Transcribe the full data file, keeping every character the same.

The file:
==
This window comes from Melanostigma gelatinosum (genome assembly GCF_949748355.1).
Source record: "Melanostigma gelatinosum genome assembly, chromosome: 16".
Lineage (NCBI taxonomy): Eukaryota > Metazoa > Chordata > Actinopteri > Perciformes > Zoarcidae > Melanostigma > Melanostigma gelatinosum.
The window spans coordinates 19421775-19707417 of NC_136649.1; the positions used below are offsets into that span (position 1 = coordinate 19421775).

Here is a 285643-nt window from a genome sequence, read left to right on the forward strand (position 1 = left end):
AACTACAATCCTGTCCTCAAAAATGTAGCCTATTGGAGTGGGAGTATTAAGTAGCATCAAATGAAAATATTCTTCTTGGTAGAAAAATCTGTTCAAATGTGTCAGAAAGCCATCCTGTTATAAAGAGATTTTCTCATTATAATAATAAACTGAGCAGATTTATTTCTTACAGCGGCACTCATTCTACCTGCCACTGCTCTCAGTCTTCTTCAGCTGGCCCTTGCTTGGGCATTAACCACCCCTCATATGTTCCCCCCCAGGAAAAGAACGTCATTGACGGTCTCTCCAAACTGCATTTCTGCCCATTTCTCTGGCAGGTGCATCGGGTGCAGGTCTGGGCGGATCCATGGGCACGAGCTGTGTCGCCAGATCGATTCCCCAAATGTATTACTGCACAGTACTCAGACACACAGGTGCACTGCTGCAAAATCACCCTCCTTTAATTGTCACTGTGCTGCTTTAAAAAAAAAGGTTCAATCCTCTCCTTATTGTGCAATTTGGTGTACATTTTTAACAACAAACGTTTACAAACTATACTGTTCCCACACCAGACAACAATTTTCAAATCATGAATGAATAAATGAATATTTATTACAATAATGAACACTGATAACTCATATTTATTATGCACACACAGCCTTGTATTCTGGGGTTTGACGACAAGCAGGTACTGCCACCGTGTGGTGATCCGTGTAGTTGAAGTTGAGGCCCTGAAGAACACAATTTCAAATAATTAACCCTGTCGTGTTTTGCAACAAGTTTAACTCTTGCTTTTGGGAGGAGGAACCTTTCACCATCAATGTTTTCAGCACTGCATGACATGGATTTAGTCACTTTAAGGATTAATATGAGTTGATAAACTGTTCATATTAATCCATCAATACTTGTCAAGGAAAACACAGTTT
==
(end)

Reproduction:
This window comes from Melanostigma gelatinosum (genome assembly GCF_949748355.1).
Source record: "Melanostigma gelatinosum genome assembly, chromosome: 16".
Lineage (NCBI taxonomy): Eukaryota > Metazoa > Chordata > Actinopteri > Perciformes > Zoarcidae > Melanostigma > Melanostigma gelatinosum.
The window spans coordinates 19421775-19707417 of NC_136649.1; the positions used below are offsets into that span (position 1 = coordinate 19421775).

Here is a 285643-nt window from a genome sequence, read left to right on the forward strand (position 1 = left end):
AACTACAATCCTGTCCTCAAAAATGTAGCCTATTGGAGTGGGAGTATTAAGTAGCATCAAATGAAAATATTCTTCTTGGTAGAAAAATCTGTTCAAATGTGTCAGAAAGCCATCCTGTTATAAAGAGATTTTCTCATTATAATAATAAACTGAGCAGATTTATTTCTTACAGCGGCACTCATTCTACCTGCCACTGCTCTCAGTCTTCTTCAGCTGGCCCTTGCTTGGGCATTAACCACCCCTCATATGTTCCCCCCCAGGAAAAGAACGTCATTGACGGTCTCTCCAAACTGCATTTCTGCCCATTTCTCTGGCAGGTGCATCGGGTGCAGGTCTGGGCGGATCCATGGGCACGAGCTGTGTCGCCAGATCGATTCCCCAAATGTATTACTGCACAGTACTCAGACACACAGGTGCACTGCTGCAAAATCACCCTCCTTTAATTGTCACTGTGCTGCTTTAAAAAAAAAGGTTCAATCCTCTCCTTATTGTGCAATTTGGTGTACATTTTTAACAACAAACGTTTACAAACTATACTGTTCCCACACCAGACAACAATTTTCAAATCATGAATGAATAAATGAATATTTATTACAATAATGAACACTGATAACTCATATTTATTATGCACACACAGCCTTGTATTCTGGGGTTTGACGACAAGCAGGTACTGCCACCGTGTGGTGATCCGTGTAGTTGAAGTTGAGGCCCTGAAGAACACAATTTCAAATAATTAACCCTGTCGTGTTTTGCAACAAGTTTAACTCTTGCTTTTGGGAGGAGGAACCTTTCACCATCAATGTTTTCAGCACTGCATGACATGGATTTAGTCACTTTAAGGATTAATATGAGTTGATAAACTGTTCATATTAATCCATCAATACTTGTCAAGGAAAACACAGTTT